On selecting Leo’s poem for the Second Prize, Lemn Sissay said,
‘So much is packed into fourteen lines. If this were a dish or even a good wine I would say something like “the flavours are incredible. It explodes on the tongue and has deep notes of folklore and magic”. I savoured the taste. I think it is about the birth of a strange child by a strange woman. Strange is not the word. Magical could be the word “a magical birth” by a woman from another world. I am guessing “the gardener” to be the maker of our world but in a different analysis the poem could be about a natural phenomenon in a garden pond or by a rock pool. Either way it is absolutely entrancing, evocative and in some way threatening. A poem sometimes feels as if it is looking at a private moment. This one does’.
Third Prize is awarded to Sophie Sparham for her poem titled Sunrise over Aldi. (Click on the title to read the poem).
Sophie Sparham is a poet and writer from Derby. She has written commissions for BBC Radio 4, The V&A and The People’s History Museum. She co-hosts the night Word Wise which won best spoken word night at the 2019 Saboteur Awards. Her latest collection ‘The Man Who Ate 50,000 Weetabix’ came out in April via Verve Poetry Press.
On selecting Sophie’s poem for Third Prize, Lemn Sissay said,
‘It is with lockdown in mind that the third prize goes to “Sunrise Over Aldi” although I would have chosen it regardless. It’s refrain “ It won’t always be like this” is a strong mindful whisper couched between stark crisp and original moments of reconciliation. Stories. It was inspiring (that overused word) in the present condition of our times. Sunrise Over ALDI is a restorative poem. It is crisp and tightly written and doesn’t fall into melancholy as it reaches the illuminating denouement. It so easily could’ve. To put it bluntly (which I’d rather not) Sunrise is about convincing a person to step back from suicide. The poem would make a beautiful short film’.
In addition to the three main prize winners, there were five Highly Commended poems each winning a prize of £30. Each poem can be accessed by clicking the title.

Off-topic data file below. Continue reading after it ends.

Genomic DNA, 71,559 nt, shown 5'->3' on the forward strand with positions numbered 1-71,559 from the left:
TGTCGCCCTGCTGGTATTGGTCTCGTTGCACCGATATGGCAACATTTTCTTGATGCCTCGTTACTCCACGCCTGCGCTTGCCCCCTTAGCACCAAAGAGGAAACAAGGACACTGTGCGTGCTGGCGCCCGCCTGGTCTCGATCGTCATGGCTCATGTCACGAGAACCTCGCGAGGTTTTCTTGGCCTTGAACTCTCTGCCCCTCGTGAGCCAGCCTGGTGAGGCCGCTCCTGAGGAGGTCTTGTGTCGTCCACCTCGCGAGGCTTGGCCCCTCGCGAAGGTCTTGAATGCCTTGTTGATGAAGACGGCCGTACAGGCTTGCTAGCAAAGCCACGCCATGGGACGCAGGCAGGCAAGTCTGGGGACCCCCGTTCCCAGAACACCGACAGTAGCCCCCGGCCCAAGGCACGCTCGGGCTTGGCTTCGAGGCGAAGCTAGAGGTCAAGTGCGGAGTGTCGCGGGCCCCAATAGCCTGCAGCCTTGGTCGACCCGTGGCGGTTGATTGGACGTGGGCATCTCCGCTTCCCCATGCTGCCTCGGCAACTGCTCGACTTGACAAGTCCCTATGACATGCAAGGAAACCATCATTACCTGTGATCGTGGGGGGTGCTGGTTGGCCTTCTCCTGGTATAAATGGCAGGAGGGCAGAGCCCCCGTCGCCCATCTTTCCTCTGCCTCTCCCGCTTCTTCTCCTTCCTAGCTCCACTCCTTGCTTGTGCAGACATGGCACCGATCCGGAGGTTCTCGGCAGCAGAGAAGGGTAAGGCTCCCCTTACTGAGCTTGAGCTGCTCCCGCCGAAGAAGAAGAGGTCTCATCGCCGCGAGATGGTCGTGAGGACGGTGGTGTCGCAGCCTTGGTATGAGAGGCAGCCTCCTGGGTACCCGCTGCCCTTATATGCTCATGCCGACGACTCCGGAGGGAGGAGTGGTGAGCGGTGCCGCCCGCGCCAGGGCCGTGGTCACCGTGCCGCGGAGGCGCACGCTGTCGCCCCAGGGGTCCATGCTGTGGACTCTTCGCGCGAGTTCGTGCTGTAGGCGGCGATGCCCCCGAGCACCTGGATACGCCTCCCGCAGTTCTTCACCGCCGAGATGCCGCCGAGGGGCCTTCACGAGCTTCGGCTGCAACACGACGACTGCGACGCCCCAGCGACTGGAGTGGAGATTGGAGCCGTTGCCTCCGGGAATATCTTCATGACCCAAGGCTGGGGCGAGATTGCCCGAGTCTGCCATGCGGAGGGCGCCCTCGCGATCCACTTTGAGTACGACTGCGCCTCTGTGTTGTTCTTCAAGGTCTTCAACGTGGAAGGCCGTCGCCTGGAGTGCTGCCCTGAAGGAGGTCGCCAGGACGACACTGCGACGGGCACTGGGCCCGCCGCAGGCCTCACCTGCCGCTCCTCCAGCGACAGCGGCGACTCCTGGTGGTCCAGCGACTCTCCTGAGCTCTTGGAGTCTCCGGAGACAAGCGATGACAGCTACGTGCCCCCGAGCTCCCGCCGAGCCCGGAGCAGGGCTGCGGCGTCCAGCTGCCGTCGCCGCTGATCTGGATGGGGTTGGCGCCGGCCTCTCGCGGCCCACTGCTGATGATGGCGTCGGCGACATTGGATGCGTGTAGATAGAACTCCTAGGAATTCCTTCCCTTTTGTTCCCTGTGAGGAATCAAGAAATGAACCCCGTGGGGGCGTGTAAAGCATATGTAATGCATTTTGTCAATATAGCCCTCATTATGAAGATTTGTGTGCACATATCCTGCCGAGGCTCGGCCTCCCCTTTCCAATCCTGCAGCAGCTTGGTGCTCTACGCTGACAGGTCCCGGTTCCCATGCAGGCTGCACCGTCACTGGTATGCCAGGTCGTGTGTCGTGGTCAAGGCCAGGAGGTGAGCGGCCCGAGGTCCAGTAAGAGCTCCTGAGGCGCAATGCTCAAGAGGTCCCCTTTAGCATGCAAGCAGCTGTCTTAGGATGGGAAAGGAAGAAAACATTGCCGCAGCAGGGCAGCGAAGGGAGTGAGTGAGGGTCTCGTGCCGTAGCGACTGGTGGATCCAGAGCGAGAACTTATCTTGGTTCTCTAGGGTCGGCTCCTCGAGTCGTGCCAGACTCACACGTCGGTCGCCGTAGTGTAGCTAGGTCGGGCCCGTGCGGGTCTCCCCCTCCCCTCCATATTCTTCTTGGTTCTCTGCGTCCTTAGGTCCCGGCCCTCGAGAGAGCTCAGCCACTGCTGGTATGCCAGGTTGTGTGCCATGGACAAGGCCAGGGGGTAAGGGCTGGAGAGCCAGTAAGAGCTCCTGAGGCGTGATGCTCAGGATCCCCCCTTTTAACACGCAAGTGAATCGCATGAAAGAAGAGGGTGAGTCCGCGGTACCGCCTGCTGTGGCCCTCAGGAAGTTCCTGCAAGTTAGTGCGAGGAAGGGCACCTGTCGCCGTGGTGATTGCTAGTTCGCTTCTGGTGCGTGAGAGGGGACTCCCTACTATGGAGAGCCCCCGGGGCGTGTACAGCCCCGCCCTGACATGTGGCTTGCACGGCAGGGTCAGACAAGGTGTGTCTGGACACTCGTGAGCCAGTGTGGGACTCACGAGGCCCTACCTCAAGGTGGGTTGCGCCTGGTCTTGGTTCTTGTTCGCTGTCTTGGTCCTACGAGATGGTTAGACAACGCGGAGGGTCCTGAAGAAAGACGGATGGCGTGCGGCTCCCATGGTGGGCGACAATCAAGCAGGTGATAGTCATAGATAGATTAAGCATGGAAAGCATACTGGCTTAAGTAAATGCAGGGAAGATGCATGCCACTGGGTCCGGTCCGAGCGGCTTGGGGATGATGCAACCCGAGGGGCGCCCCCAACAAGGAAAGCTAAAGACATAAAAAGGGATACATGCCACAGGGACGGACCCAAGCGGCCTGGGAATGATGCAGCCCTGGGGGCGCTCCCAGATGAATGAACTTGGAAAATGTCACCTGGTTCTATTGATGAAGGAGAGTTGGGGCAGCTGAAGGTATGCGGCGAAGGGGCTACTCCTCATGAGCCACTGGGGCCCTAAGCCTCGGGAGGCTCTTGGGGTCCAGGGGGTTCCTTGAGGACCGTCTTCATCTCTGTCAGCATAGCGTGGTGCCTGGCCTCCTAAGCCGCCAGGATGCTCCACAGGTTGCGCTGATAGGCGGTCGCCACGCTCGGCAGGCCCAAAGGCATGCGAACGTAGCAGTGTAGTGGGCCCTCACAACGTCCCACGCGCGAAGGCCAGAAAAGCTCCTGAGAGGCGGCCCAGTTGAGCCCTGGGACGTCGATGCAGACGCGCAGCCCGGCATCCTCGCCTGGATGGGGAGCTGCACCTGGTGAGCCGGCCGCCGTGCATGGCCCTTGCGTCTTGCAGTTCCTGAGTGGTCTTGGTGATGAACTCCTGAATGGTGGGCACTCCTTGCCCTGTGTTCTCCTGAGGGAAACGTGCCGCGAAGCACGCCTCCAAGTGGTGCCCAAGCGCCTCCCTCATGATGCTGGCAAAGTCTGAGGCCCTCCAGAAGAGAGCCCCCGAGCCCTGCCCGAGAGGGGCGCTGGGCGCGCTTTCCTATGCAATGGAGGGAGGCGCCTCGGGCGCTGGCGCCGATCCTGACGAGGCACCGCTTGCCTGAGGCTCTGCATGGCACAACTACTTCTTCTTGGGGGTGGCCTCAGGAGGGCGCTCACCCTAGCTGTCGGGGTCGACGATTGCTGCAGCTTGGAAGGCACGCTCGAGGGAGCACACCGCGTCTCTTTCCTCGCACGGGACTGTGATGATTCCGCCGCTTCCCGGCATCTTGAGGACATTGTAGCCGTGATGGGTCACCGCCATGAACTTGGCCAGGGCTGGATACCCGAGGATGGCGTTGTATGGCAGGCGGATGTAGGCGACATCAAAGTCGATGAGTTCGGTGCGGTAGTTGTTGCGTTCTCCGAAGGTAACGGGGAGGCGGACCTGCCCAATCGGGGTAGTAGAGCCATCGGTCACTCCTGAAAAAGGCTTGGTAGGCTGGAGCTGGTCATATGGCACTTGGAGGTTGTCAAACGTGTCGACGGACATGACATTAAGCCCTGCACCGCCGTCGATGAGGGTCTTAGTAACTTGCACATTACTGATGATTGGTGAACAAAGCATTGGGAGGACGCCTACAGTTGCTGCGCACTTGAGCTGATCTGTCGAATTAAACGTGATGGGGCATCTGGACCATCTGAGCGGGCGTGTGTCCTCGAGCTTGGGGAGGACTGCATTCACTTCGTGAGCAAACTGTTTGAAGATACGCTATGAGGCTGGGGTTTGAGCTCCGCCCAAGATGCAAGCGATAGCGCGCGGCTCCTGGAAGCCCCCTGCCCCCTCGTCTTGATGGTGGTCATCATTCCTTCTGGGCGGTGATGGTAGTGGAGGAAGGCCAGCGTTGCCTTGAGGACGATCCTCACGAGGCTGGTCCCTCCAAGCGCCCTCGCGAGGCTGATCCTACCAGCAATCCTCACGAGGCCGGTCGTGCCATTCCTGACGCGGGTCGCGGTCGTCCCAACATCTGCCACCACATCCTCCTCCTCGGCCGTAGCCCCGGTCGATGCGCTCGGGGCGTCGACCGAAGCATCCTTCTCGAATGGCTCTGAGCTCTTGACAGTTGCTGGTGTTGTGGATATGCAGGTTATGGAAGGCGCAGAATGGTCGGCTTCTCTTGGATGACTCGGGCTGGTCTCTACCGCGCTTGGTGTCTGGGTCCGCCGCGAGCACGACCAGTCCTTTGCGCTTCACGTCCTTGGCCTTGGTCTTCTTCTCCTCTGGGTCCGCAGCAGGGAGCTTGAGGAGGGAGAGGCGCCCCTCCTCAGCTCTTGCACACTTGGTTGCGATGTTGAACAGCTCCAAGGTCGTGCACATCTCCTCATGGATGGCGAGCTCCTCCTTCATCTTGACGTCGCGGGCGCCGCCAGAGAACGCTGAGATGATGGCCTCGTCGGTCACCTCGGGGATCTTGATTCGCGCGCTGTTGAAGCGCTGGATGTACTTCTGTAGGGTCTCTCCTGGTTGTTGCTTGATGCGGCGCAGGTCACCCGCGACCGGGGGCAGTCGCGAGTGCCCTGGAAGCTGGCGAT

Samantha Carr for Wheelchair Application
Michael W. Thomas for Centra
Louise Vale for I want to make tzatziki
Neil Beardmore for MATHS EXAM
Victoria MacKenzie for Plant, Animal, Both
In his selection of the Highly Commended poems, Lemn Sissay said,
‘The Highly Commended poems are fizzing with ideas like the yearning for home in ‘I want to Make Tzatziki’ . I loved ‘Wheelchair application’ and especially the protracted metaphor of the watch and the cogs and the throne of dust!. ‘Plant Animal’ is a genius idea executed with wit. It is one of the best I have ever read on Climate Change. And ‘Maths Exam’ had romance and could have been a short film. ‘Centra’ heralds women workers in one of my favourite countries in the world, Ireland.
When I review the highly commended poems, as I have just done, I wonder about my choices for the top three winners. But I am staying with my decisions in the hope that you will understand that a different judge will have chosen different winners. My judgements are subjective. There is no poetry committee, which runs the world. The poetry world is your world. I hope that you send your poems off to more competitions. I hope that you get involved in writers workshops and anything that will enhance your journey as a writer because whether you are highly commended, a winner or an entrant who has not won, treat this as the beginning of the journey. Every poem is a new start, a new world, a new beginning’.